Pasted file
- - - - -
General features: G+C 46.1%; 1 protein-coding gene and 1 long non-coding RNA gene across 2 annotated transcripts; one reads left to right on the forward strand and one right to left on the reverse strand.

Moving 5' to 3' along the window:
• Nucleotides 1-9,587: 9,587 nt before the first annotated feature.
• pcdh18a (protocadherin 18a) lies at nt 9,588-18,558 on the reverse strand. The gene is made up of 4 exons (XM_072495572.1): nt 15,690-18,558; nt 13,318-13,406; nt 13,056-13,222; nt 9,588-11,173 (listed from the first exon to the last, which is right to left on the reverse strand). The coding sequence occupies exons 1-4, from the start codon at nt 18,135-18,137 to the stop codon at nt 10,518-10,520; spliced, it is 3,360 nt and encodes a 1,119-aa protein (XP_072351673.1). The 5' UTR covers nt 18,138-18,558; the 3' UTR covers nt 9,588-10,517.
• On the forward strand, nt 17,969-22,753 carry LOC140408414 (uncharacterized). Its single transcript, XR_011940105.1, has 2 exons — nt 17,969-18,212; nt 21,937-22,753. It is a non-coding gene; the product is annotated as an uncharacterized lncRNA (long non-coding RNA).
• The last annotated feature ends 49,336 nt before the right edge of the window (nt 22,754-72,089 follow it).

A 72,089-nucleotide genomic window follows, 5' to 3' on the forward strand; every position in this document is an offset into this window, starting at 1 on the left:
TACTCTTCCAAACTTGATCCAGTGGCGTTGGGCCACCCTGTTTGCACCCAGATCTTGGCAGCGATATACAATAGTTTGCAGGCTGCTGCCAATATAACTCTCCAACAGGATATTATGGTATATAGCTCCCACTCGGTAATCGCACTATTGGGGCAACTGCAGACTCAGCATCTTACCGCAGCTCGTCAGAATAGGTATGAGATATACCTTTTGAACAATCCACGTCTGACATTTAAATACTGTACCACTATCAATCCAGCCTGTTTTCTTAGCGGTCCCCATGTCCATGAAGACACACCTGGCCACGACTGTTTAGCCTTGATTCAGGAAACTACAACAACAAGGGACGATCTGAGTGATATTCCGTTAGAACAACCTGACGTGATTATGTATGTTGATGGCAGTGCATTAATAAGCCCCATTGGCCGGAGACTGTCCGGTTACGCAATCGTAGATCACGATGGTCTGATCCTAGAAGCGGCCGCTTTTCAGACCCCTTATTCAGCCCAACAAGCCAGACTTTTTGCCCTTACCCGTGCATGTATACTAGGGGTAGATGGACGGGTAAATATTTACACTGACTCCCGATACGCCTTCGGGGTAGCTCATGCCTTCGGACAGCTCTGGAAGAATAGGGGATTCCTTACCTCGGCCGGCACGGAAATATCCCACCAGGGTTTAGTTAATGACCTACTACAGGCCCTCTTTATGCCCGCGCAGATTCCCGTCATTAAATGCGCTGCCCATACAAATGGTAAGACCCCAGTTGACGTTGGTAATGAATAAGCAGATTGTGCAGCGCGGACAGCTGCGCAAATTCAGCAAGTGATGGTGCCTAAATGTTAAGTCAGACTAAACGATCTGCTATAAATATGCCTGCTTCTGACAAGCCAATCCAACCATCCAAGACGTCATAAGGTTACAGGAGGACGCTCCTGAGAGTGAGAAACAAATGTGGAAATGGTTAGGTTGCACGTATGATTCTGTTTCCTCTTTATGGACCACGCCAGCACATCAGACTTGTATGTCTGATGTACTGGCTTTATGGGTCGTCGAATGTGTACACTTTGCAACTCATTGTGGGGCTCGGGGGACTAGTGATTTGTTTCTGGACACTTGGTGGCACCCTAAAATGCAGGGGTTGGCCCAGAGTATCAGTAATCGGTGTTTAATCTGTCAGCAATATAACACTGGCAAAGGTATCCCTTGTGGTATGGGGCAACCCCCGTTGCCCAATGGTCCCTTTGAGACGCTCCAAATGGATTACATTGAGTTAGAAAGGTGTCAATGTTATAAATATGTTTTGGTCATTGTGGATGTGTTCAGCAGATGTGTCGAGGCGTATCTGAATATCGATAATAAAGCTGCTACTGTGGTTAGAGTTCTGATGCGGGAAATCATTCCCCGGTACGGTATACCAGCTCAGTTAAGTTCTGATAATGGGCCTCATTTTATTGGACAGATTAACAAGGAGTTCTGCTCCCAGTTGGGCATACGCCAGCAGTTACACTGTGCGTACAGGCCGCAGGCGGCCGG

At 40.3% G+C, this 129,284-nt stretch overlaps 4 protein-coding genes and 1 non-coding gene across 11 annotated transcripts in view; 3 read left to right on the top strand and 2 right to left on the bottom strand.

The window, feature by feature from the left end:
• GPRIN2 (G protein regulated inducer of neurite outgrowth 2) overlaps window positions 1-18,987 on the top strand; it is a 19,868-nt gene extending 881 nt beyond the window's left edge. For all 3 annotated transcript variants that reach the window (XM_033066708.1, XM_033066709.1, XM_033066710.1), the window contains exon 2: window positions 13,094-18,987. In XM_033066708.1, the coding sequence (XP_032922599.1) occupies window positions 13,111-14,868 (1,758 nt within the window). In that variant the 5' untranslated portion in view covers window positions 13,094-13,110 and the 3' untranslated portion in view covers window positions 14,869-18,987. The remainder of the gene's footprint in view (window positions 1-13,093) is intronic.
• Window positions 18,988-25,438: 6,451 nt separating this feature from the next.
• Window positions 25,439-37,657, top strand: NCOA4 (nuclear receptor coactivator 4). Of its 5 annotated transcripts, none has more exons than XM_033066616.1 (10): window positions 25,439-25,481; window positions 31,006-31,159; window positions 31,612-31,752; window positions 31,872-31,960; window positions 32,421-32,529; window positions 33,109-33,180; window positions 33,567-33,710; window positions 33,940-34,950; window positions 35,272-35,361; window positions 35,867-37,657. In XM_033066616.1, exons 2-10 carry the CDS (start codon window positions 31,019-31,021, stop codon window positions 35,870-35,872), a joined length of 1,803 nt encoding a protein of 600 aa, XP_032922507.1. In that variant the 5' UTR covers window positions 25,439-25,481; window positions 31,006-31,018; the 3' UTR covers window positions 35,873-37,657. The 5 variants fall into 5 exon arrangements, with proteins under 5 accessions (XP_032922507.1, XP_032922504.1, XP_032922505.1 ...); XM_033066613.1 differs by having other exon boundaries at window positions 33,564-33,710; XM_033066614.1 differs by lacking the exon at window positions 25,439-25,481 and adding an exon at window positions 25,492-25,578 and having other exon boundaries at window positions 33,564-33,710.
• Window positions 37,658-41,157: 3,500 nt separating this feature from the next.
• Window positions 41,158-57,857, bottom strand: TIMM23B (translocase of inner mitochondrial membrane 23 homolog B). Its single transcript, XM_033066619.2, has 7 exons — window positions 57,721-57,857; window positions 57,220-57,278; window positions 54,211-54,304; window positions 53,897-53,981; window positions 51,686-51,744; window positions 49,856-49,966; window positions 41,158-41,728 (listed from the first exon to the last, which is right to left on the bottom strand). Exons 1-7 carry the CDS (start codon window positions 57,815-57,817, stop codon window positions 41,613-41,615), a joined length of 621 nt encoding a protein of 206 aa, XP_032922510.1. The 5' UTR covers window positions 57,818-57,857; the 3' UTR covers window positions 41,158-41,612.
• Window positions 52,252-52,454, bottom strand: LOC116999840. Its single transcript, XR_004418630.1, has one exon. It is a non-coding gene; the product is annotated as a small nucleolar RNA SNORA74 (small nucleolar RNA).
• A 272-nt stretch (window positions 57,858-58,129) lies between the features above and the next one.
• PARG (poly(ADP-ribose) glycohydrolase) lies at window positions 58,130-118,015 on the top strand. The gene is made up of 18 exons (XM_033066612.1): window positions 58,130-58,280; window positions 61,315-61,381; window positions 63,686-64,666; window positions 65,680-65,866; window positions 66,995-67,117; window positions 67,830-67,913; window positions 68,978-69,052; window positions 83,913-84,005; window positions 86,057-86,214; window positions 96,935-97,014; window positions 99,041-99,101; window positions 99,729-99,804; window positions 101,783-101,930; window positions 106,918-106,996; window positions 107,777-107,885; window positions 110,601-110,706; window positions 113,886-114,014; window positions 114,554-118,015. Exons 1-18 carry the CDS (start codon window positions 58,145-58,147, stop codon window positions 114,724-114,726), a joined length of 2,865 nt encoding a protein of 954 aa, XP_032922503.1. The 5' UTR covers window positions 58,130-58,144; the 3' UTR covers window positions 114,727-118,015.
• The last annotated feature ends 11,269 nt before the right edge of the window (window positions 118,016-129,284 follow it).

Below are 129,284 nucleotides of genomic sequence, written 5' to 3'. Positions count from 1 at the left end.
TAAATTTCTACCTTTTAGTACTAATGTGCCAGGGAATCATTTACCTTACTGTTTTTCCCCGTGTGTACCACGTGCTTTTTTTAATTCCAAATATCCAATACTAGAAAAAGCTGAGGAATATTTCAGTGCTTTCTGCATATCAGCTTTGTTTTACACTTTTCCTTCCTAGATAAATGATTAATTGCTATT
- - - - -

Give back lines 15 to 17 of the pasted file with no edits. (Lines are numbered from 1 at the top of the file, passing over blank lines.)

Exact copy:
• Window positions 41,158-57,857, bottom strand: TIMM23B (translocase of inner mitochondrial membrane 23 homolog B). Its single transcript, XM_033066619.2, has 7 exons — window positions 57,721-57,857; window positions 57,220-57,278; window positions 54,211-54,304; window positions 53,897-53,981; window positions 51,686-51,744; window positions 49,856-49,966; window positions 41,158-41,728 (listed from the first exon to the last, which is right to left on the bottom strand). Exons 1-7 carry the CDS (start codon window positions 57,815-57,817, stop codon window positions 41,613-41,615), a joined length of 621 nt encoding a protein of 206 aa, XP_032922510.1. The 5' UTR covers window positions 57,818-57,857; the 3' UTR covers window positions 41,158-41,612.
• Window positions 52,252-52,454, bottom strand: LOC116999840. Its single transcript, XR_004418630.1, has one exon. It is a non-coding gene; the product is annotated as a small nucleolar RNA SNORA74 (small nucleolar RNA).
• A 272-nt stretch (window positions 57,858-58,129) lies between the features above and the next one.